5 tips for maintaining your Butyl Rubber roof

Rubber roofing is renowned for toughness and durability. But, like all parts of the building, it should be checked regularly and included in your regular maintenance schedule (and if you don’t have a maintenance schedule get in touch and we’ll audit your site and set one up). In the meantime, here are a few quick tips for Rubber Butyl maintenance and repair.

1) Get a visual: Take a look on the upside

As long as it was applied correctly in the first instance Butyl doesn’t tend to crack, tear or bubble. Compromises in the membrane are instead usually caused by a problem in the substrate (rather than the Rubber itself).

That’s why it’s worth doing a regular visual inspection, particularly in older buildings and those areas prone to leaks. It’s hard to fool the eyes: if the membrane is damaged, you’ll know it. Repair must occur quickly after this to prevent further damage.

2) Prevent moss: It ain’t easy being green

Even the toughest of compounds break down, albeit slowly in the case of Butyl. To ensure the longest possible life of the membrane, get rid of anything growing on it.

Give it a good rinse to start with and use sugar soap for stubborn moss or mould. To prevent it growing back, you can use an anti-mould product but, before you do, ensure that it’s suitable for use on butyl rubber.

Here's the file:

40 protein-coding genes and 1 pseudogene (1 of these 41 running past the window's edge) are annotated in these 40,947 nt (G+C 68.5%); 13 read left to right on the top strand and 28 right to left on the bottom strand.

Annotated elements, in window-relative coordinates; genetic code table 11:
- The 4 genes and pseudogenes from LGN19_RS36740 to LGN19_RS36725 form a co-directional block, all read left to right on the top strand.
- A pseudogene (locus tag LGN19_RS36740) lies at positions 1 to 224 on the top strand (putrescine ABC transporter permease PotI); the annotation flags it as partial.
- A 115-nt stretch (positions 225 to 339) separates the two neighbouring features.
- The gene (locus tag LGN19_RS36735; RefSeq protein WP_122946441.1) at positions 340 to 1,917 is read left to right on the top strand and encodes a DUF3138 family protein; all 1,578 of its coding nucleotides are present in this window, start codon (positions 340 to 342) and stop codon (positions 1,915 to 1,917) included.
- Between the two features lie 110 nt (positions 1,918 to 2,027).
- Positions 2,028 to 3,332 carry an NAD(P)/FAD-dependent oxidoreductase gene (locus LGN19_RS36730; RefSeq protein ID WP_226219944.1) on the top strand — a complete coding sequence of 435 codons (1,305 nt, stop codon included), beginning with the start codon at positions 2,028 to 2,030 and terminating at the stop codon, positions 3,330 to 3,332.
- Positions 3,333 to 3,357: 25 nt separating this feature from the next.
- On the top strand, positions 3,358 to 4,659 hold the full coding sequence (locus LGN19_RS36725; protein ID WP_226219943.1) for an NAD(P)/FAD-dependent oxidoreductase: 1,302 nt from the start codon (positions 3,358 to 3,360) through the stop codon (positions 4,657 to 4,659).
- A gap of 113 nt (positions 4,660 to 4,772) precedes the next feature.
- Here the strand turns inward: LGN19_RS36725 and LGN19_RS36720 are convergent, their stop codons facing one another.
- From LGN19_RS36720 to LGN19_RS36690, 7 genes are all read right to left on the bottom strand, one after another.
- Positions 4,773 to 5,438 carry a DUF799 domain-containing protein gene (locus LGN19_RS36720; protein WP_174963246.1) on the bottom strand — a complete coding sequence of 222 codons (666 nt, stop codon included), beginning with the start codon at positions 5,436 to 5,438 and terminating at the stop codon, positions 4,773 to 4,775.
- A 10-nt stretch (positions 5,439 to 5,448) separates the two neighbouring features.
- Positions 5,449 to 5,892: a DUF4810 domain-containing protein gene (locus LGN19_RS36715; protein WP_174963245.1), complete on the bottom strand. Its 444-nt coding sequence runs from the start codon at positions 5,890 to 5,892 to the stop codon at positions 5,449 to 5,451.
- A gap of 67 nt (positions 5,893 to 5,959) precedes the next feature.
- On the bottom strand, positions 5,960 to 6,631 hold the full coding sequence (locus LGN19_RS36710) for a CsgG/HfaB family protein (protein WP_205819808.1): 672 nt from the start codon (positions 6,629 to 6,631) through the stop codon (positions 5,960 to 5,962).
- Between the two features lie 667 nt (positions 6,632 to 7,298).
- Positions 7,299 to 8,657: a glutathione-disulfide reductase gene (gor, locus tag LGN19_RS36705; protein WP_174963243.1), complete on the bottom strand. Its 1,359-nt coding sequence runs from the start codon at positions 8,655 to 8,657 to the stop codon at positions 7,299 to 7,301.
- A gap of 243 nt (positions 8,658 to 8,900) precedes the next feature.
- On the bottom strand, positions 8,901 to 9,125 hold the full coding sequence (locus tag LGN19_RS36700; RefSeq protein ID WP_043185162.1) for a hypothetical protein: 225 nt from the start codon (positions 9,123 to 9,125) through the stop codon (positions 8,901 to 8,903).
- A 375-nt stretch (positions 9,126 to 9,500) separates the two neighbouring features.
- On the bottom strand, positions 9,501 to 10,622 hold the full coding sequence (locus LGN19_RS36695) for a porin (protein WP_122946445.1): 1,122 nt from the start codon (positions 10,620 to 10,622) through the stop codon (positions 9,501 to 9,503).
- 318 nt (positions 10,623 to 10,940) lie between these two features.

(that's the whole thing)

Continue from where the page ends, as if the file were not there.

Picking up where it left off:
3) Washing schedules: Seasonal is reasonable

While Butyl requires very little maintenance, it does slowly oxidise over time. In order to prolong the life of the membrane it should be cleaned at least four times a year. This prevents dirt and residue building up on the surface.

Regular washing removes organic matter and provides ongoing peace of mind. A good hosing should do it – but remember, avoid using very high-pressured water on the seams.

4) Liquid rubber roof repair: Cost-effective common sense

Got damaged Rubber Butyl or substrate? Pulling it all up and starting again is costly and awkward. Fortunately there is a liquid rubber version is available for repairing rips or weakened areas.

This is a quick and efficient way to reseal, for a fraction of the cost of replacement. You can see more about how we work with liquid rubber by clicking here.

5) Don’t replace it: Patch, protect, prolong

Butyl is blessed with a long life. However, there are points that tend to weaken. If you can focus maintenance effort here you might not need to replace the whole lot when it comes time.

Areas to watch out for are the glue lapped joints, lines of the joints in the substrate below and areas where the membrane is stretched or pulled. Also be wary of places where there have been high levels of moisture within the roof space.

You can avoid major costs of repairing a building just by maintaining it regularly. Give us a call today to book in a comprehensive assessment of your building’s weather-tightness.

Find out about Butyl roof restoration

Richard Waite

Richard Waite

Richard has been the General Manager of National Decorators for the past 5 years developing the company in the property and construction markets. Working off the base of a 100+ year old legacy, he has refined the company from a family business to be the leading painting company in the country. Some key developments have been in the integration of significant IT systems to increase the customer experience and enhance efficiency. Another big focus was reshaping the culture of the onsite teams to reflect the company in the best possible way.
Richard also leads a sales and marketing team of 7 staff, pushing into new markets and developing new services for our customers. In his spare time he enjoys spending time with his wife Jenny and 2 young girls, as well as joining in community events.
Richard Waite

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